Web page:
– What about the position in Queensland?
– The honorable member talks about Queensland: Leaving aside the question of preference to exservicemen, in which I believe, Queensland may have justification for what it is doing, and it is doing it in its own sovereign right. Honorable members who represent Queensland electorates continue to natter in this House to the detriment of that State. I am sure that if the people of Queensland listened to many of the Government supporters from that State, they would be disgusted at the fact that their nationalism does not begin at home but that it swells to something in this House which amounts to a deroga tion of the State. I have no time for any honorable member who commences the advancement of his case in this House by defaming the State from which he comes and the electorate that has elected him to the Parliament. Although that is by the way, it is important. I have seen it happen frequently over the years that I have been a member of the Parliament.
I return to the point that I was making. How many men have been given the settlement that they have sought? Quite a considerable number have been settled, but not enough. There is a waiting list which is of immense size when compared with the number of allocations that have been made, but that is not entirely the fault of this Government. The State governments, too, have had their problems. Let us face this as being a long-range job of doing something for the exservicemen who are waiting. Because the Government wants to have the scheme washed up and done with, there has been a sharp elimination of men with training. If the Government can prove that I am wrong, I shall be the first to apologize. Reports about delays have come to many honorable members on both sides of the House. For example, a man might come along and say, “ I have been an applicant for a farm under the war service land settlement scheme. I now find that I ha ve been tricked out of my application because I have not renewed it for. five years, or for other reasons. My competence is now coming into question “. There seems to be a sharp shoving down of these men who were prepared to wait and who thought they would get farms in due course. I invite the Minister for Social Services, who is sitting at the table, to prove that my statement is wrong. I do not suppose he knows, because he is merely stooging to-day for the absent Minister for the Interior (Mr. Kent Hughes). However, the experts would be able to tell him.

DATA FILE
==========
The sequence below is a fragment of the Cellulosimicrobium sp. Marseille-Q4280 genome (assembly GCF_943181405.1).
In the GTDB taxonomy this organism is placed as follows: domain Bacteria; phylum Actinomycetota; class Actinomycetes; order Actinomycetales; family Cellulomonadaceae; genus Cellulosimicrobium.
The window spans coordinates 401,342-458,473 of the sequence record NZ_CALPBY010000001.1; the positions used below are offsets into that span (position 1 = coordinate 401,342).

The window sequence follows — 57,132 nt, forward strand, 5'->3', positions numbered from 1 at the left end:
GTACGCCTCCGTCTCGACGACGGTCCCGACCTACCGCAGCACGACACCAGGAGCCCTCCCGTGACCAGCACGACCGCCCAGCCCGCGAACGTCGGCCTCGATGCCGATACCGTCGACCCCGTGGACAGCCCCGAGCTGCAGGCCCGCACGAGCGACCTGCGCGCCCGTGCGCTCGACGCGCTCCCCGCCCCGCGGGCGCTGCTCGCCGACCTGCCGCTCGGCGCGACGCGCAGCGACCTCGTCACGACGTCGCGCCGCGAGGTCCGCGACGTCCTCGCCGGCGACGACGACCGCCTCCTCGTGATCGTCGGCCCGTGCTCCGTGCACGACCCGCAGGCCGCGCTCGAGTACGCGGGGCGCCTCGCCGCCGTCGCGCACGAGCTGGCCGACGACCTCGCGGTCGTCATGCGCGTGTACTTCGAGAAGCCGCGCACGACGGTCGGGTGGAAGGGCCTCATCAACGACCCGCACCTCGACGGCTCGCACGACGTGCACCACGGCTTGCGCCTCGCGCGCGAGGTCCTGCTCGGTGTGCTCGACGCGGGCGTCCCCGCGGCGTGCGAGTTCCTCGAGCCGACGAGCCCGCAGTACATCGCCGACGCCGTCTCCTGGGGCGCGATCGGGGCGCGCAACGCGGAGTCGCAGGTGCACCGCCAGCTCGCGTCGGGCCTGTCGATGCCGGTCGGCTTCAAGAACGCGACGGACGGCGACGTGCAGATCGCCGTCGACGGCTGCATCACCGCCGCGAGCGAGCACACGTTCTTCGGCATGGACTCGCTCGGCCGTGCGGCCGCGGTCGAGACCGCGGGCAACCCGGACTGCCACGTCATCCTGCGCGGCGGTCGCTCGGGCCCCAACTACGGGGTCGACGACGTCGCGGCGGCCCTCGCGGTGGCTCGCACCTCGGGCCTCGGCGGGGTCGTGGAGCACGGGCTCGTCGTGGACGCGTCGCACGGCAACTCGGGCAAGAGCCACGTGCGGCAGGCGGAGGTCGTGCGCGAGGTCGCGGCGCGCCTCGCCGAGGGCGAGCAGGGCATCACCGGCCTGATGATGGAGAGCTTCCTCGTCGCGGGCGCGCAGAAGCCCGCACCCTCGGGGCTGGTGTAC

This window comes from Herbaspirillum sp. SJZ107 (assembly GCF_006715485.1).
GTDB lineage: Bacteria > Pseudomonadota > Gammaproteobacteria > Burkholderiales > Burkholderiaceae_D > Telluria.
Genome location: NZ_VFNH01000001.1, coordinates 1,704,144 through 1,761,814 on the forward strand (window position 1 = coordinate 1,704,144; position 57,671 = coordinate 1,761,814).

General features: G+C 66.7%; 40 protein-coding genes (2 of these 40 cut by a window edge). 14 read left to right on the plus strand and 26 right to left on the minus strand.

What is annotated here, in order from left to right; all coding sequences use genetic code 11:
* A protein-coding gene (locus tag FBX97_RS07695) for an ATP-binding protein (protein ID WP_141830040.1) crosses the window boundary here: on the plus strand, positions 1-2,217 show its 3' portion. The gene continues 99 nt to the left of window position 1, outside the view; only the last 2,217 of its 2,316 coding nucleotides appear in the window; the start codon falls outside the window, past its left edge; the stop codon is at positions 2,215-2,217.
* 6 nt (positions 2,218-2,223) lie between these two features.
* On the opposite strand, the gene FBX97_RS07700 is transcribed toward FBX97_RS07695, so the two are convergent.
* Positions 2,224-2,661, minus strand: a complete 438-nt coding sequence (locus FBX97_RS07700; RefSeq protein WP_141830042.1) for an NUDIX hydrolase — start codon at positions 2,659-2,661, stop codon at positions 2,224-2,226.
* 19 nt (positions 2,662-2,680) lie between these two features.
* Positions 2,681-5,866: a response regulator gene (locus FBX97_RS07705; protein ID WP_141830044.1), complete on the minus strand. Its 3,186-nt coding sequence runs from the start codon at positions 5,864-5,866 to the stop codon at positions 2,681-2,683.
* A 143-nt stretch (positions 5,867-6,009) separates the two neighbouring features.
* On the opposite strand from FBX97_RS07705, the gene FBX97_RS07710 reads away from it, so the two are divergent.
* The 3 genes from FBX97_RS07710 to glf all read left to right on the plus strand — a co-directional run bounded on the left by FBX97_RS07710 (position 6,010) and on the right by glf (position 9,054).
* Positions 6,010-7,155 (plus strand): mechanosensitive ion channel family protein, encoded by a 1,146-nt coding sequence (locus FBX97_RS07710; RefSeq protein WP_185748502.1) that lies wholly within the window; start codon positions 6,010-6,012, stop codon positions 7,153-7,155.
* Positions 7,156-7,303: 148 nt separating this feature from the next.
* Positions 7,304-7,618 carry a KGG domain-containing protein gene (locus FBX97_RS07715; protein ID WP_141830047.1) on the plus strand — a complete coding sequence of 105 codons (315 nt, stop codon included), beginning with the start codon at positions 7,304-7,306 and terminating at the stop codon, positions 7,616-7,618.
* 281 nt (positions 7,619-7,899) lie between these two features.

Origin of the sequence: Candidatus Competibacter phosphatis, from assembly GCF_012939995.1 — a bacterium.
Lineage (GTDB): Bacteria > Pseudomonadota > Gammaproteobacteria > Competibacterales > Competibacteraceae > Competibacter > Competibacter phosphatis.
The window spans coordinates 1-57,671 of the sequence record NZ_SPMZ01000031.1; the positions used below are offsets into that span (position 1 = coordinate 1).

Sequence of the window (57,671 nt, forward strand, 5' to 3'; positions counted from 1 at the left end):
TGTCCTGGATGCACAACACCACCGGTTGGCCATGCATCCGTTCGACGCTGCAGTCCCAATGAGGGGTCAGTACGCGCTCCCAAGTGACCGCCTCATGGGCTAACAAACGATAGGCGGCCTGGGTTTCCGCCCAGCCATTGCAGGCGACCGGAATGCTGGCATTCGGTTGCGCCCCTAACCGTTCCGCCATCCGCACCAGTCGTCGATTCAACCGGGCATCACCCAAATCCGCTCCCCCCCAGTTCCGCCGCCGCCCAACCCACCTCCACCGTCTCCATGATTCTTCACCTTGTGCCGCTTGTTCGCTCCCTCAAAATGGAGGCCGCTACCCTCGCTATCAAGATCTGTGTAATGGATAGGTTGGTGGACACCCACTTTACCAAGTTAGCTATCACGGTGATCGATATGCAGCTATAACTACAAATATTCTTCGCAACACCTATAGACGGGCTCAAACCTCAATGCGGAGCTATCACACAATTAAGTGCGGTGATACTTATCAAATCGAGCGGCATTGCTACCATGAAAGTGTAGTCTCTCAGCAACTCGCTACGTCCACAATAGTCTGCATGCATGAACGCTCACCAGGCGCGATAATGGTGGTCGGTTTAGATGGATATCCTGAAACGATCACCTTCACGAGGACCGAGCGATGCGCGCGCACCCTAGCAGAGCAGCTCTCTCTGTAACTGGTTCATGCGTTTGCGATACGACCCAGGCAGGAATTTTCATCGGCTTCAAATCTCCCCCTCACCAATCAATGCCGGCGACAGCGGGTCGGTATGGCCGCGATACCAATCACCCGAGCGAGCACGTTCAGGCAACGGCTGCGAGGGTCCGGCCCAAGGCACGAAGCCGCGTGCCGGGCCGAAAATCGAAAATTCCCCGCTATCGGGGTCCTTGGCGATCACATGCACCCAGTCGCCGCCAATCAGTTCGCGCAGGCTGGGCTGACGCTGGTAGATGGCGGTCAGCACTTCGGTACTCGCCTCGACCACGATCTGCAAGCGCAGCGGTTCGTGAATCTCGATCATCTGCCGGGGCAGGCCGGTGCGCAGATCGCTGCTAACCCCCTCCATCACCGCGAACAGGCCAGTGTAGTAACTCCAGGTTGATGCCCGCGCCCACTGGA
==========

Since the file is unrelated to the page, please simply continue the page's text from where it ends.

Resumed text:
I think there is a case to answer in that regard. If, because the Government is acting in collusion or co-operation or agreement with the States, an exserviceman with the necessary qualifications is being denied the right to go on the land, that is a complete negation of the principles of legislation which provides for the giving of assistance to ex-servicemen.
Mr. McMahon interjecting,
– Will the Munster he quiet for a minute until I tell him something? Such legislation should be sacrosanct in this House.
Mr. McMahon interjecting,
– Will the honorable gentleman, instead of muttering, tell me how many men have been placed on the land, and what the Government is trying to do with this three-year period? It looks specious, and it is specious.- The slow, snail-like processes of the Government in relation to its projects have suddenly changed overnight, and it says, “ We are going to clean up this scheme “. We know that, when the Government says it intends to olean up something, that will be the end of it. That applies also to the provision of homes for exservicemen and the ordinary man in the community, as well as to the activities of the housing commissions and the new housing plan. It applies also to repatriation. As I have already stated, the Government has once again placed the onus of proof on the ex-serviceman. It is necessary for him to prove that his qualifications are better than they need be. This requirement comes in innocuously. It is run in as something that might be acceptable. If there were not a wary and intelligent Opposition, it would get through unnoticed. There is a case to be answered. The argument of the Opposition will be developed as the debate proceeds.
Let me repeat that there is quite obviously a cutting down of the number of applicants. How did it come about? We suggest, first, that the Government said, properly enough, “ This scheme has been in operation for ten years. Having had a look at our settlement figures, we find that they are not too good. What can we do about the matter? We can either decide to fulfil our honest obligations to all those ex-servicemen who have applied, or we can sub-edit the scheme by telling some applicants that they cannot participate in the scheme because they have broken the law relating to the continuance of their certificate “. Secondly, there have been conversations with the States in order to limit the number of people who will be settled on the land.